President-elect Ronald Reagan's designated congressional liaison, Max Friedersdorf, expects the new president to enjoy a long and lovely honeymoon with Congress, but not an indefinite one. The marriage will take a little work.
But he expects a lot of help from the Republican members of Congress. "I sense a tremendous desire to present a united front," he said at a National Press Club breakfast yesterday. "We've been in the minority so long, I don't think they're going to blow it."
GOP control of the Senate will help keep the bloom on the rose, and the liaison office plans to cultivate the conservative support Reagan has in the House, Friedersdorf said, adding Reagan will meet regularly with the Republican leadership and will have regular bipartisan meetings as well. As for his Democratic in-laws, Friedersdorf said, Reagan plans to meet with the Democratic leadership "at least once every three weeks."
Friedersdorf also said he expects all the members of the Cabinet to be confirmed by Inaugurtion Day, in time for a swearing-in ceremony in the Capitol after Reagan takes the oath of office.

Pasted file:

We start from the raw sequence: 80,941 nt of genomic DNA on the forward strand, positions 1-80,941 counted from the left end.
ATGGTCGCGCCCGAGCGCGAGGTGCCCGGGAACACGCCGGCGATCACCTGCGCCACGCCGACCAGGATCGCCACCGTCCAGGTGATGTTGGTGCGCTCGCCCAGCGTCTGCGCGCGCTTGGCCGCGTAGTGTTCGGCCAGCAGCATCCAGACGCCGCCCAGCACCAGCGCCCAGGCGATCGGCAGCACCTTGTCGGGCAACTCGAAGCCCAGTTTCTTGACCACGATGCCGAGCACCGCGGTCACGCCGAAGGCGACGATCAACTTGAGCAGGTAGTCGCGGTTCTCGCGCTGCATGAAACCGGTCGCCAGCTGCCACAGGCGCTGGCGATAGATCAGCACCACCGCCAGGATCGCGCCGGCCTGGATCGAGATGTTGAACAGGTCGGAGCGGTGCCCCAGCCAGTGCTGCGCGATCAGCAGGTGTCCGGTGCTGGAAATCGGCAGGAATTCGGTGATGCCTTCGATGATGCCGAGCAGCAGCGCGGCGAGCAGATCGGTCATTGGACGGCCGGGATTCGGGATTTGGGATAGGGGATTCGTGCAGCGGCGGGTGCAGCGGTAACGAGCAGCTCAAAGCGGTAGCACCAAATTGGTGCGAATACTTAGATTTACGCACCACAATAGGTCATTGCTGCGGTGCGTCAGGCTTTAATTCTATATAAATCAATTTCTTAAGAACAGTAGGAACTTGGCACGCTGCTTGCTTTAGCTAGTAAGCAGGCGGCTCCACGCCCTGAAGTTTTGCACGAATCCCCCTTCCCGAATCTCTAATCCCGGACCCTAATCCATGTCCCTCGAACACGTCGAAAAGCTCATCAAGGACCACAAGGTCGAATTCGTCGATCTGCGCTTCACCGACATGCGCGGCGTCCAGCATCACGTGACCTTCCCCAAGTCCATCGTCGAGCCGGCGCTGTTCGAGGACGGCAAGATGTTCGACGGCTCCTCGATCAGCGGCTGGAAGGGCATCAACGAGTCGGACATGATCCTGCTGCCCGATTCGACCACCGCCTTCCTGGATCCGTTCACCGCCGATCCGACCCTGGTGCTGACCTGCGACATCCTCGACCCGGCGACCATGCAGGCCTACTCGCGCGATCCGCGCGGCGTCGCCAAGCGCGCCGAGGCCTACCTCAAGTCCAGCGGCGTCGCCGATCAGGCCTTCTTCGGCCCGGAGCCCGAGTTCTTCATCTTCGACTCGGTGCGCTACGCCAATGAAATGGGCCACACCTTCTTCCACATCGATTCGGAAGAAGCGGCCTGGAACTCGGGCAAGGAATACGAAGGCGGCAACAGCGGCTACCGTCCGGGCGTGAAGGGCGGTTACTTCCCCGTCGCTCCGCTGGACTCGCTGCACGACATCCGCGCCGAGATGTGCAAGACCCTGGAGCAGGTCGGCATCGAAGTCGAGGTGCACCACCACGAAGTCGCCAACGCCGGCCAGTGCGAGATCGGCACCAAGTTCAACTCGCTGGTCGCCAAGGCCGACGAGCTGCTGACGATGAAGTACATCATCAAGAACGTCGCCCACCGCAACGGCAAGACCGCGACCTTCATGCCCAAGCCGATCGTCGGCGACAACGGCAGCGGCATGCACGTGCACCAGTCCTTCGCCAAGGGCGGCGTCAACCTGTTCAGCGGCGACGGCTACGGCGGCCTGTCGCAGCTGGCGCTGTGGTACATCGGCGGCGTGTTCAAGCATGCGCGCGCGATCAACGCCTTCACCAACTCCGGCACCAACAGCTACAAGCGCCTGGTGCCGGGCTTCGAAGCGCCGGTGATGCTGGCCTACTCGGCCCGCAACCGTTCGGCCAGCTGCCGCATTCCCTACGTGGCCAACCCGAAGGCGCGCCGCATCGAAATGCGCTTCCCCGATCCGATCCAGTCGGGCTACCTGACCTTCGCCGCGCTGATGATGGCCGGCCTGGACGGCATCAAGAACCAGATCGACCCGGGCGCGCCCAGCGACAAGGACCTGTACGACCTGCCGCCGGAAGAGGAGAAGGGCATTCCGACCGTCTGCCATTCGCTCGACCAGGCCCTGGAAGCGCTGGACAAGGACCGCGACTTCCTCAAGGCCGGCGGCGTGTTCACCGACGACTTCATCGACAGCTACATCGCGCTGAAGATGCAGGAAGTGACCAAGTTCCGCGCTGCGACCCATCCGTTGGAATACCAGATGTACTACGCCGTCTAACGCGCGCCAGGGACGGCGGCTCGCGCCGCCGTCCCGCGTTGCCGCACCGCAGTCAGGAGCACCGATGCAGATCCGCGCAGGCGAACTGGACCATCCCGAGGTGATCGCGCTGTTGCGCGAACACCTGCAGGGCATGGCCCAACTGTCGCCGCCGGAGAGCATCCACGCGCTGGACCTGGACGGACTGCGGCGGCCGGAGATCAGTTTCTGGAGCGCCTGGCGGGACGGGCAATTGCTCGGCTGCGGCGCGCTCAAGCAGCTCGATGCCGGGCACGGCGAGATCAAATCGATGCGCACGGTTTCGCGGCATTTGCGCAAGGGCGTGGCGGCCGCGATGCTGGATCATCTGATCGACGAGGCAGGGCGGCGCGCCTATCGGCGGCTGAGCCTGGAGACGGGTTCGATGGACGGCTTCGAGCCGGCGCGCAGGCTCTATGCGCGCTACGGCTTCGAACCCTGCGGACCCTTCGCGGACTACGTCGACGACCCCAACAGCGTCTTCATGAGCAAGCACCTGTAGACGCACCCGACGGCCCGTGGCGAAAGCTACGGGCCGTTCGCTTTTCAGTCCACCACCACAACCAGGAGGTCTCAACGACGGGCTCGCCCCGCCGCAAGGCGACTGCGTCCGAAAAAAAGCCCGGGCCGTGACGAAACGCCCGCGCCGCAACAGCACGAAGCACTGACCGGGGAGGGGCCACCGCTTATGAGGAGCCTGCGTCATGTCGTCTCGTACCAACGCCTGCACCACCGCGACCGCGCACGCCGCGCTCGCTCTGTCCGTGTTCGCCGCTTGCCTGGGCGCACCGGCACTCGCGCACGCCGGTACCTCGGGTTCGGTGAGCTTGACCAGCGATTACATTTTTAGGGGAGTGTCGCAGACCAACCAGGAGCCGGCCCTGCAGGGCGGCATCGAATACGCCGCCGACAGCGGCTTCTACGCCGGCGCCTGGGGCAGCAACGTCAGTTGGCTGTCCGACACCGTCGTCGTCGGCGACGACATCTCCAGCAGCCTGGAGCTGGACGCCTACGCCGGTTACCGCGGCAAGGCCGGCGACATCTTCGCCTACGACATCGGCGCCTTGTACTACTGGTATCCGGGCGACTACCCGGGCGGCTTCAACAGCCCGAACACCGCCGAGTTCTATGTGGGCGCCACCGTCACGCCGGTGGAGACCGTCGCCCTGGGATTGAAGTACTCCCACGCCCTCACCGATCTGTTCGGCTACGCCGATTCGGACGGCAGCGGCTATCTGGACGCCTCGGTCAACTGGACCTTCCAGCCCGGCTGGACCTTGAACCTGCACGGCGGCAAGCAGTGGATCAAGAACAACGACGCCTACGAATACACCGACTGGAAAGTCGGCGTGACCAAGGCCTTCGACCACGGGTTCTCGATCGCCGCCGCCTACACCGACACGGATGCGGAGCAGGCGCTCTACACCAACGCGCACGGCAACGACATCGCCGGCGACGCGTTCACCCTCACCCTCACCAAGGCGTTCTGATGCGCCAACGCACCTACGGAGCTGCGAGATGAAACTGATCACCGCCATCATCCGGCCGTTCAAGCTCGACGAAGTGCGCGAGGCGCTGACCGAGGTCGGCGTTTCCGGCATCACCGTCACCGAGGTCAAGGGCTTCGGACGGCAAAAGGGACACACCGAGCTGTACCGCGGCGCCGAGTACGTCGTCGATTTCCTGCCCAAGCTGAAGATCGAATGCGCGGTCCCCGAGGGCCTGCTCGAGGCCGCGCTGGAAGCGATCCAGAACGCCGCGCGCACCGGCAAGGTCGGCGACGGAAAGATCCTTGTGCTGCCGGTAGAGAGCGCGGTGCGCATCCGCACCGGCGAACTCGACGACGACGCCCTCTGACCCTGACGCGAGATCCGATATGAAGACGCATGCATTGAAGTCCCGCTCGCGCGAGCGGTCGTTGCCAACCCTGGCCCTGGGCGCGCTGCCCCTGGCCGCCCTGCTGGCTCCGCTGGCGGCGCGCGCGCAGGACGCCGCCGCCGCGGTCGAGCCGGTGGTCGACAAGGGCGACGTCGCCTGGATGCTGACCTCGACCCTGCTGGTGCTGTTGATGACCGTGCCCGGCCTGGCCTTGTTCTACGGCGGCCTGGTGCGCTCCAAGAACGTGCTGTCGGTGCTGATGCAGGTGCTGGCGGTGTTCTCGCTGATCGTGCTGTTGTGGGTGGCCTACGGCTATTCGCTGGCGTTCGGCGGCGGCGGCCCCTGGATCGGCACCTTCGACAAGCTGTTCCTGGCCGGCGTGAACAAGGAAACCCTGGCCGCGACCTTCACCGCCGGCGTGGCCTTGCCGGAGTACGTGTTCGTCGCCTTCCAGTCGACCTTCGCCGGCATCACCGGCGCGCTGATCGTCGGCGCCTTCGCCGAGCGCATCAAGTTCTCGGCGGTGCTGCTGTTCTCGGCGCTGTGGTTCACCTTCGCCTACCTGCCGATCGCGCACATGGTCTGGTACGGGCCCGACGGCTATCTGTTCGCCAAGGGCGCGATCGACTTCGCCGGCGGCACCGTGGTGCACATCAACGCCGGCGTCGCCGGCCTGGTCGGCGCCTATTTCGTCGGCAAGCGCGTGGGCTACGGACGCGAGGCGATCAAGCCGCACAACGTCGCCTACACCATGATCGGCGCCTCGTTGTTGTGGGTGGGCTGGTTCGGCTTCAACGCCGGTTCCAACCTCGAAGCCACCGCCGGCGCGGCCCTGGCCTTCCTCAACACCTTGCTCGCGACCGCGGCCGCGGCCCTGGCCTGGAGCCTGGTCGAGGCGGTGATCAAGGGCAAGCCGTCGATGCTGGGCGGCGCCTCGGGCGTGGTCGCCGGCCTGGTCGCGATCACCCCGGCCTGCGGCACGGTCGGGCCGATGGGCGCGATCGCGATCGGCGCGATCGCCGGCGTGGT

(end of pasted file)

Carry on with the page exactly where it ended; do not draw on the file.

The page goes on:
Even the toughest confirmations -- those of Secretary of State-designate Alexander M. Haig Jr. and Interior Secretary-designate James Watt -- will get through the Senate "in good shape," Friedersdorf said.
Haig got some well-placed support yesterday, including a statement from Sen. Sam Nunn (D-Ga.) on the floor of the newly convened Senate. Nunn said he recognizes "the legitimate and rational concern" about a military officer heading the State Department, but added that "few Americans . . . have the degree of foreign policy expertise and strategic grasp" of Haig. He said he plans to support Haig's confirmation.